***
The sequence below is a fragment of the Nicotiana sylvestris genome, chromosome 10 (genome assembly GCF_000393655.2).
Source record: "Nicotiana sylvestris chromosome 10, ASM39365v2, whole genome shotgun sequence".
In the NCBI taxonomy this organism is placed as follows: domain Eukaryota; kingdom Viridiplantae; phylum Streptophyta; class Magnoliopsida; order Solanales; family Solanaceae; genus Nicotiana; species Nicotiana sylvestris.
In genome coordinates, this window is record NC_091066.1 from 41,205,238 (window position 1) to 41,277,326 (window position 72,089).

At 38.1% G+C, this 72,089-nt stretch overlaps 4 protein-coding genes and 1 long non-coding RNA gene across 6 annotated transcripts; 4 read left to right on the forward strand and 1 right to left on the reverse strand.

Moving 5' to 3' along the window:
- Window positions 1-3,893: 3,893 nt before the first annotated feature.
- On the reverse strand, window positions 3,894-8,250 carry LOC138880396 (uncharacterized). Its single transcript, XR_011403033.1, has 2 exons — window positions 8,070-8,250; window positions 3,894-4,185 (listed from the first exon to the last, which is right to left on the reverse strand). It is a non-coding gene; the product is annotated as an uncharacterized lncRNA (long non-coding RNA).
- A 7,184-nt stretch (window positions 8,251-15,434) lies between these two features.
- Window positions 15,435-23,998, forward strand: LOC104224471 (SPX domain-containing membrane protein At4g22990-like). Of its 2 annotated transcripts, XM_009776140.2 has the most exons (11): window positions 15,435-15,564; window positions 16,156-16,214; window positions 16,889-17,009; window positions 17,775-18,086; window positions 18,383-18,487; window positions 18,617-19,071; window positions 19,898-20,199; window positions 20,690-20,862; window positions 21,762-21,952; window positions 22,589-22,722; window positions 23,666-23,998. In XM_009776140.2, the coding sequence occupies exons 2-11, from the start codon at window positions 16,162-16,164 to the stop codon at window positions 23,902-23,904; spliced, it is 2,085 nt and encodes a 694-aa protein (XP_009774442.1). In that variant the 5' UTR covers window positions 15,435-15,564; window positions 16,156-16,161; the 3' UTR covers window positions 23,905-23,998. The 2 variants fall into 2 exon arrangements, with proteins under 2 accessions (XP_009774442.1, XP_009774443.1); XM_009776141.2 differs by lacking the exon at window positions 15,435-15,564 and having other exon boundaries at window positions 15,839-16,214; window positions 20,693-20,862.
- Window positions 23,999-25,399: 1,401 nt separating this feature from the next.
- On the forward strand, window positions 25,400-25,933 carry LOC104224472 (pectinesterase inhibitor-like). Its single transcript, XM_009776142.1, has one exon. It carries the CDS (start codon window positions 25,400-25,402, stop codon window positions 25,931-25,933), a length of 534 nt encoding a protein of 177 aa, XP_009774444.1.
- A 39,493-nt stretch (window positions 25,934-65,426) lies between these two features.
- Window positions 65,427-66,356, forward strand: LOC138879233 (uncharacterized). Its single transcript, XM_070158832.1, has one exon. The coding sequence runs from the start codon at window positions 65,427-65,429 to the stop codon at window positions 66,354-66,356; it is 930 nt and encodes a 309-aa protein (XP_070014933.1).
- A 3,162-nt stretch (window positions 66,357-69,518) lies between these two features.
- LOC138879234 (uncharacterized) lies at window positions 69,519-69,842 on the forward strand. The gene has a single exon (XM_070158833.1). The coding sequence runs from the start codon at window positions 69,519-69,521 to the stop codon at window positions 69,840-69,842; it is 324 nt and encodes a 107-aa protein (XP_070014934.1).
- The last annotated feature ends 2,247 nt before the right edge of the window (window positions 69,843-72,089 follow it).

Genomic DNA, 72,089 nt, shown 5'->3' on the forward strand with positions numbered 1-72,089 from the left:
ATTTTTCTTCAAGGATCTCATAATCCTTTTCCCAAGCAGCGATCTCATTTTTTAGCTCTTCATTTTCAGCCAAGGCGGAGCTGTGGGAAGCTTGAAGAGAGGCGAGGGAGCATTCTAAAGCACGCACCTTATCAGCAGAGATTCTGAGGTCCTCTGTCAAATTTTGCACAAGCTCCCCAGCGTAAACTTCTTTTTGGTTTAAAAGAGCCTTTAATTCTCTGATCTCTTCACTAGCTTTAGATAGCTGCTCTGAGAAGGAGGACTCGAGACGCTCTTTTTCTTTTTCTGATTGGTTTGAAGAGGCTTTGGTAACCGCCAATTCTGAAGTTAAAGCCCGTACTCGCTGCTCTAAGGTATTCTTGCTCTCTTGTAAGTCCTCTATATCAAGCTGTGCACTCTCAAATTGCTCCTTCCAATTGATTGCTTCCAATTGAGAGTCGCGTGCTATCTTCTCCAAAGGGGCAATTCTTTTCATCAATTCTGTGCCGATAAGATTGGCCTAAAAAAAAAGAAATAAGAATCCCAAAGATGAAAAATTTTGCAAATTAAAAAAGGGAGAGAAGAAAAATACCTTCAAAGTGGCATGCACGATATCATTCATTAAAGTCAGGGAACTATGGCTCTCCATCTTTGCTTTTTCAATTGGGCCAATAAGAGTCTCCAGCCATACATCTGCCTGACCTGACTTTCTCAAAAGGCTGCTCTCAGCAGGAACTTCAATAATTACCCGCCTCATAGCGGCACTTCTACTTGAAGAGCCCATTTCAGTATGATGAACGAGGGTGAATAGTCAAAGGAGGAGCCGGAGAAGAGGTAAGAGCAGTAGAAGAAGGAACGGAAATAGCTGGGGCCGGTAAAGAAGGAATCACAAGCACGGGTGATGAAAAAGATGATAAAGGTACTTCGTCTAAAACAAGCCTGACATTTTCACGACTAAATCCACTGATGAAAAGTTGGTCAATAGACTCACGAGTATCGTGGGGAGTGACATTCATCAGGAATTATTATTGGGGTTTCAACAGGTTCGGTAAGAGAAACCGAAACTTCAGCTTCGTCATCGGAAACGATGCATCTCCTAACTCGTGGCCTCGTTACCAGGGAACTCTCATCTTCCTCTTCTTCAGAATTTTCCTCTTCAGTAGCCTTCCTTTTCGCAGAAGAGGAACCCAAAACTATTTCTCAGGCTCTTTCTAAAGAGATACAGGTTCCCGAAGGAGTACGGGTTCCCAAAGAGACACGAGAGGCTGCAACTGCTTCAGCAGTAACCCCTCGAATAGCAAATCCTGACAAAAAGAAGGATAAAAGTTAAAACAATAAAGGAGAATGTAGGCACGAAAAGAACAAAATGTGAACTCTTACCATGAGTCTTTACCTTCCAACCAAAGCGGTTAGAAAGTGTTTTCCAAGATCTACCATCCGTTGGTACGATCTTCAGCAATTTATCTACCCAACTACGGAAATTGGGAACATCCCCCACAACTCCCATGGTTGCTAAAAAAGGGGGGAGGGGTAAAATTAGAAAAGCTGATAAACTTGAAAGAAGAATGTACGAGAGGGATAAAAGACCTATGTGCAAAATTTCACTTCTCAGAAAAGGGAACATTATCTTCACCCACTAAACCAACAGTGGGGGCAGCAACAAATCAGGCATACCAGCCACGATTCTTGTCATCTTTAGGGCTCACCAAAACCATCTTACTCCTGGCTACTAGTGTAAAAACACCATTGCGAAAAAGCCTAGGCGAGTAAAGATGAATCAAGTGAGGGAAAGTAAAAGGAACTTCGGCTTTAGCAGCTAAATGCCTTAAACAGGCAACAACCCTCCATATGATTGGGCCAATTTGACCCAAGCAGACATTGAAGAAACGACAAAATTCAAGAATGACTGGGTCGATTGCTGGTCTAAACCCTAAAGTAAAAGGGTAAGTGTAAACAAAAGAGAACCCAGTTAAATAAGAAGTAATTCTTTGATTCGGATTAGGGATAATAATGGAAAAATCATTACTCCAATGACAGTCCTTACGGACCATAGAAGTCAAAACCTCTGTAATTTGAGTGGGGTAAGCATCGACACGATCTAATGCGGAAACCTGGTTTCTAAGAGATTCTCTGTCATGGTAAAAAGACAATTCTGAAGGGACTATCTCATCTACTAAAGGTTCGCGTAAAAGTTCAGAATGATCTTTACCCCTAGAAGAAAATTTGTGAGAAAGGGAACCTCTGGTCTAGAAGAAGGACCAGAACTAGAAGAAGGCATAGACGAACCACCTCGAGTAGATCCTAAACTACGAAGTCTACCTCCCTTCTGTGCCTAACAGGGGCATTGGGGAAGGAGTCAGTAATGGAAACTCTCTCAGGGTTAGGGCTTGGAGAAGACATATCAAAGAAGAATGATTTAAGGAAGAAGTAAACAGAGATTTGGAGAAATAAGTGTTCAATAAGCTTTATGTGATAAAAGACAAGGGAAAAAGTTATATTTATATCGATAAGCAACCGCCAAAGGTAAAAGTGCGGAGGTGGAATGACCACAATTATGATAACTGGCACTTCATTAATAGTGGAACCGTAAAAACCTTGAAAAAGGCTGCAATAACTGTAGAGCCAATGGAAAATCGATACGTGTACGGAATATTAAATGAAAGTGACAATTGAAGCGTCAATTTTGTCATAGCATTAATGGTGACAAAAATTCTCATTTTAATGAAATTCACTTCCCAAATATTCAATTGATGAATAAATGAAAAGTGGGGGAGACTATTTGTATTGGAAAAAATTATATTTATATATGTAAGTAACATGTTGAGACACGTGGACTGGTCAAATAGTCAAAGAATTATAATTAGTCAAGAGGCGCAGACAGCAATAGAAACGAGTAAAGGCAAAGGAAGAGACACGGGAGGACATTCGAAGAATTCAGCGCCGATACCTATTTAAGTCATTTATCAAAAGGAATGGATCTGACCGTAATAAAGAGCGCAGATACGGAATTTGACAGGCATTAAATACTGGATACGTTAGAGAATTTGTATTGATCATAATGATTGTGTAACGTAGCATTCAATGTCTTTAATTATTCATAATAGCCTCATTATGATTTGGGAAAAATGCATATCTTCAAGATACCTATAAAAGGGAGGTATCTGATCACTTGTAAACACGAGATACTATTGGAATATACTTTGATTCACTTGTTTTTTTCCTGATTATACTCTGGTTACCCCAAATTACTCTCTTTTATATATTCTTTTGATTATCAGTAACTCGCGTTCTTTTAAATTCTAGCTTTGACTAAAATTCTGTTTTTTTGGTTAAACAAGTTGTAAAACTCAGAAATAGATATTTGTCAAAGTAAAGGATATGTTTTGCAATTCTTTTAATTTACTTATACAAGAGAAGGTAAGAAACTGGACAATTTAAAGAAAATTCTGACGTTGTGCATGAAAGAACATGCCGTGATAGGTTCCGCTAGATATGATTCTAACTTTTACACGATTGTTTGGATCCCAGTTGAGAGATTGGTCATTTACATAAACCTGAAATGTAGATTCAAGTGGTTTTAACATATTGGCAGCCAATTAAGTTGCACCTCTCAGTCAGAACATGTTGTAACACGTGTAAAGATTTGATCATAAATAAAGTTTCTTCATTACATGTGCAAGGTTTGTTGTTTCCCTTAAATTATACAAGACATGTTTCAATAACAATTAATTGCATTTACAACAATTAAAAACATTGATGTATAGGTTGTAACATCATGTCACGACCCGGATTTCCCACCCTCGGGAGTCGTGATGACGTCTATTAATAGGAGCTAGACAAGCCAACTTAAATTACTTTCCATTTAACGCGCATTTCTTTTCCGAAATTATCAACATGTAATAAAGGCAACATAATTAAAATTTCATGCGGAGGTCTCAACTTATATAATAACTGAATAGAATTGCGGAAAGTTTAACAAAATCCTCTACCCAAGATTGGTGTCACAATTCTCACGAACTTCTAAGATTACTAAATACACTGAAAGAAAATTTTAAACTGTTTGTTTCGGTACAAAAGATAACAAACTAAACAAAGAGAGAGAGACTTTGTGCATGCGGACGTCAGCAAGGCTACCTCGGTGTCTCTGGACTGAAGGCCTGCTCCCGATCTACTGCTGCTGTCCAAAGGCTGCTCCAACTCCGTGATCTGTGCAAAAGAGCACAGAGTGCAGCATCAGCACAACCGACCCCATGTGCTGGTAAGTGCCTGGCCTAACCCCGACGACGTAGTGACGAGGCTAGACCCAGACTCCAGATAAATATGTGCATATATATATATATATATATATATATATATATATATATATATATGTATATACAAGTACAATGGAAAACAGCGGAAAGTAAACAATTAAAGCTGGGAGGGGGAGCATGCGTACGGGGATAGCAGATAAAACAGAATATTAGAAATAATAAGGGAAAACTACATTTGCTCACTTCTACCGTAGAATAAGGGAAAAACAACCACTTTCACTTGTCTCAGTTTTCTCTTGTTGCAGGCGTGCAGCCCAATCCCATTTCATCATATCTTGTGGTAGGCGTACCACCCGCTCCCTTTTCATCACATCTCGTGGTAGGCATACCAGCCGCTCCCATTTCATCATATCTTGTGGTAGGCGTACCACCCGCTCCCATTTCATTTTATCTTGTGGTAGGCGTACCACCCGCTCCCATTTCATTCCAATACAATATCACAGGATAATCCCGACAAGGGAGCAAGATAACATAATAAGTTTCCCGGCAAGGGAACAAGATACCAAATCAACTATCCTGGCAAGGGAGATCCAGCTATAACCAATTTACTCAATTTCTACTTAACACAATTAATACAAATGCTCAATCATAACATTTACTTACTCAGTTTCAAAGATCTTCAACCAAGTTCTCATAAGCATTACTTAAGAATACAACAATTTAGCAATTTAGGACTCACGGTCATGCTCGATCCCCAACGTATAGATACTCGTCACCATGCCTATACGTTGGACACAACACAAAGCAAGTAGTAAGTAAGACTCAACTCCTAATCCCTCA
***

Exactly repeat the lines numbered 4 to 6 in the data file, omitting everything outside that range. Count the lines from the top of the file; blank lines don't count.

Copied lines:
In genome coordinates, this window is record NC_091066.1 from 41,205,238 (window position 1) to 41,277,326 (window position 72,089).

At 38.1% G+C, this 72,089-nt stretch overlaps 4 protein-coding genes and 1 long non-coding RNA gene across 6 annotated transcripts; 4 read left to right on the forward strand and 1 right to left on the reverse strand.

Moving 5' to 3' along the window: